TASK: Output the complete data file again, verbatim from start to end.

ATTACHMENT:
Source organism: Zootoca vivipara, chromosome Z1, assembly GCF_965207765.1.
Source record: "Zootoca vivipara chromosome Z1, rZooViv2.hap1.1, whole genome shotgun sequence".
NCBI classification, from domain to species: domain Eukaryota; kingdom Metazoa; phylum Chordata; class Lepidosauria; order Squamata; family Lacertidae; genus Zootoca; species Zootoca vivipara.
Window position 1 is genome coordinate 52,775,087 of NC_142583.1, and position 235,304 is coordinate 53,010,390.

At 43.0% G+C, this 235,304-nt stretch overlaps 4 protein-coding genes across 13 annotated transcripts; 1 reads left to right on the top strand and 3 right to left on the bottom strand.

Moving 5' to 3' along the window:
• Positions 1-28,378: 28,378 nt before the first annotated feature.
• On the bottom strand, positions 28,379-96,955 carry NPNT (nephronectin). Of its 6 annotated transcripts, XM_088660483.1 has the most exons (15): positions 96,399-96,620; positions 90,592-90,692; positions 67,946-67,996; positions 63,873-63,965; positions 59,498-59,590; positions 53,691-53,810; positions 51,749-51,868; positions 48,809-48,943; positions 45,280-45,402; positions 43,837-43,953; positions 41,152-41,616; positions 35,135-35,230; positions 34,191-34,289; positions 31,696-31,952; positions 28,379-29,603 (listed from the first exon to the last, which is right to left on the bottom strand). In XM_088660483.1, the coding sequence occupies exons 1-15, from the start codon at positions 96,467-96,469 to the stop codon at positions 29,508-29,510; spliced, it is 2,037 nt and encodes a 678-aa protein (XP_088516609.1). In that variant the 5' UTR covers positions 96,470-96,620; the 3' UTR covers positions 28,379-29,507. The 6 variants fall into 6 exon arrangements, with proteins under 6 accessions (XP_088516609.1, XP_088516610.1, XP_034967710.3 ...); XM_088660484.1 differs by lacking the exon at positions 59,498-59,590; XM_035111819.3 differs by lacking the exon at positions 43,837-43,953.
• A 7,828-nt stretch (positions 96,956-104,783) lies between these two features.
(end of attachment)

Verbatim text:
Source organism: Zootoca vivipara, chromosome Z1, assembly GCF_965207765.1.
Source record: "Zootoca vivipara chromosome Z1, rZooViv2.hap1.1, whole genome shotgun sequence".
NCBI classification, from domain to species: domain Eukaryota; kingdom Metazoa; phylum Chordata; class Lepidosauria; order Squamata; family Lacertidae; genus Zootoca; species Zootoca vivipara.
Window position 1 is genome coordinate 52,775,087 of NC_142583.1, and position 235,304 is coordinate 53,010,390.

At 43.0% G+C, this 235,304-nt stretch overlaps 4 protein-coding genes across 13 annotated transcripts; 1 reads left to right on the top strand and 3 right to left on the bottom strand.

Moving 5' to 3' along the window:
• Positions 1-28,378: 28,378 nt before the first annotated feature.
• On the bottom strand, positions 28,379-96,955 carry NPNT (nephronectin). Of its 6 annotated transcripts, XM_088660483.1 has the most exons (15): positions 96,399-96,620; positions 90,592-90,692; positions 67,946-67,996; positions 63,873-63,965; positions 59,498-59,590; positions 53,691-53,810; positions 51,749-51,868; positions 48,809-48,943; positions 45,280-45,402; positions 43,837-43,953; positions 41,152-41,616; positions 35,135-35,230; positions 34,191-34,289; positions 31,696-31,952; positions 28,379-29,603 (listed from the first exon to the last, which is right to left on the bottom strand). In XM_088660483.1, the coding sequence occupies exons 1-15, from the start codon at positions 96,467-96,469 to the stop codon at positions 29,508-29,510; spliced, it is 2,037 nt and encodes a 678-aa protein (XP_088516609.1). In that variant the 5' UTR covers positions 96,470-96,620; the 3' UTR covers positions 28,379-29,507. The 6 variants fall into 6 exon arrangements, with proteins under 6 accessions (XP_088516609.1, XP_088516610.1, XP_034967710.3 ...); XM_088660484.1 differs by lacking the exon at positions 59,498-59,590; XM_035111819.3 differs by lacking the exon at positions 43,837-43,953.
• A 7,828-nt stretch (positions 96,956-104,783) lies between these two features.